The destruction of human knowledge and achievement, coupled with today's technology has the potential of once again putting humankind back into the stone age.  And for what reason?  Political and religious ideology that history has proven over and over again, simply simply doesn't work, can't be sustained, and ruins the lives of millions in the process.

 

America once touted itself success on being the melting pot of the world, yet today's political climate of intolerance permeates every corner of the nation.  This destructive downward cycle will insure that the lesson not learned from the destruction of the Library at Alexandria will only set back civilization and it's technological advancements for hundreds of years.

 

What the world decides in the next few years will determine the outcome of humanity.  After all 99% of all species that walked the face of this planet have become extinct, humanity may not be able to escape that same fate.  It's a choice we all need to make and be made soon.

 

The world wide brotherhood of Scouting is part of that choice.  Either one is for something or against it.  To sit on the fence is a useless choice.  It's time to bring in an era of tolerance, not lip-service tolerance, but real tolerance for one another.  That means saying no to the intolerant Christian, the intolerant Jew, the intolerant Muslim, the intolerant Atheist, etc.  The Greeks and Romans made the ideology of live and let live a reality, we've been destroying that ever since. 


  • 1

#4 MattR

MattR

    Member

  • Members
  • 1038 posts

Posted 25 May 2017 - 08:51 AM

Good points, Skip. But I'd gauge where the scouts are before talking about it. A lot of kids are not affected by the 24hr news cycle because they're more interested in playing video games. At the same time, if a kid is in shock about it then telling them to ignore it is not going to help. You have to accept where they're at. So maybe "go enjoy a rare day of sunshine, but if you're really upset by this then let's talk."

 

Every problem is an opportunity so who knows, maybe a discussion about the scout law might also help.

 

When 9/11 happened I was a den leader and what we mostly did was just watch the kids for unusual behavior. I think all the parents in my den just turned off the TV when their kids were around so the kids didn't see much. Kids talking doesn't have nearly the impact of seeing it on TV so we never even brought it up at den meetings.


  • 0

#5 qwazse

qwazse

    Senior Member

  • Members
  • 6836 posts

Posted 25 May 2017 - 09:26 AM

One other point. From acquiring enough boys who've earned the "behavior disorder" label.

 

Sometimes the greater fear isn't of an attack, but of becoming an attacker.


  • 0

#6 AltadenaCraig

AltadenaCraig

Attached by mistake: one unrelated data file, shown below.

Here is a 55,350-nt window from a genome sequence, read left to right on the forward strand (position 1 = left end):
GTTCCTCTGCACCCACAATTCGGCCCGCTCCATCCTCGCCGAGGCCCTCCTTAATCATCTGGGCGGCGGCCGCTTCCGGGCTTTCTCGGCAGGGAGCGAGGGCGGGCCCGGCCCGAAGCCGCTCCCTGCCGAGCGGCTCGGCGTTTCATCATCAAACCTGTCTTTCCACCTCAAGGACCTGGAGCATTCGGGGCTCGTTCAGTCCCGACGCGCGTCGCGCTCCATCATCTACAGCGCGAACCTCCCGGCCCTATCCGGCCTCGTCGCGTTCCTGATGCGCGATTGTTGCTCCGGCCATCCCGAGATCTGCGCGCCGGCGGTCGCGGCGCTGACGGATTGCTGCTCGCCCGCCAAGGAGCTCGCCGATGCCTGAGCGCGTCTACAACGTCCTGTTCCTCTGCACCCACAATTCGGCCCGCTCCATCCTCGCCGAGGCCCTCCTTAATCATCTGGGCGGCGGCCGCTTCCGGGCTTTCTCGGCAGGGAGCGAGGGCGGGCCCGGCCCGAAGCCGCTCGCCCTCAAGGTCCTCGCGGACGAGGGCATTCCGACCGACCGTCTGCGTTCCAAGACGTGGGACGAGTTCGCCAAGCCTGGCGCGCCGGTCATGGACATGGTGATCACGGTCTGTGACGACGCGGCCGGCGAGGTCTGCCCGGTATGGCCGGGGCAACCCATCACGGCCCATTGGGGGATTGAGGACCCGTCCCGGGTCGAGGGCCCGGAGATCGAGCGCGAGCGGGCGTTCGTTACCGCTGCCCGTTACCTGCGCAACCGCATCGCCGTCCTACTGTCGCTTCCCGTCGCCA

Member

  • Members
  • 39 posts

Posted 25 May 2017 - 09:42 AM

Love all the tips.  Good stuff for Scoutmaster's Minute.  Here's one I've used (all too recently, unfortunately) from Clarke Green at scoutmastercg.com   http://scoutmastercg...-tragic-events/, in addition to his own comments, his post includes this timeless quote from Fred Rogers (of Mr. Rogers' Neighborhood):

 

"When I was a boy and I would see scary things in the news, my mother would say to me, “Look for the helpers. You will always find people who are helping.” To this day, especially in times of disaster, I remember my mother’s words and I am always comforted by realizing that there are still so many helpers – so many caring people in this world." - Fred Rogers


  • 0

The woods are lovely, dark, and deep

but I have promises to keep,

And miles to go before I sleep,

And miles to go before I sleep.

 

—Robert Frost


#7 Col. Flagg

Col. Flagg

    Robert E. Lee - Patriot

  • Members
  • 1415 posts

Posted 25 May 2017 - 10:04 AM

I asked my teenagers what the talk in school was on this subject. According to them, most kids were worried about Arianna Grande, was she hurt and would her tour go on. My kids were personally disgusted by this lack of empathy for the true victims. Thankfully, the Scouts had a moment of silence at the meeting this week. Totally their idea.


  • 0

#8 RememberSchiff

RememberSchiff

    Your Friendly Neighborhood ModeratorMan

  • Moderators
  • 3003 posts

Posted 25 May 2017 - 10:51 AM

IMO, the discussion to have is that Scouts are the helpers. How should Scouts respond? Help other people at all times.


  • 0

#9 NJCubScouter

NJCubScouter

    Moderator

  • Moderators
  • 6313 posts

Posted 25 May 2017 - 10:58 AM

Thankfully, the Scouts had a moment of silence at the meeting this week. Totally their idea.

 

That's an interesting idea. I am not sure the Scouts in our troop have ever done anything like that.  I am not sure that this tragedy would prompt them to do so any more than all the other tragedies that have taken place, both in this country and elsewhere.  Although somewhere in my vague recollection it is possible that at the time of the shootings at the school in Connecticut, one of the adults may have asked for a moment of silence during the opening of the next troop meeting.  I know we had some recognition of 9/11 in my son's Cub Scout pack, though the pack meeting itself was probably weeks after the event.


  • 0

#10 Col. Flagg

Col. Flagg

    Robert E. Lee - Patriot

  • Members
  • 1415 posts

Posted 25 May 2017 - 11:18 AM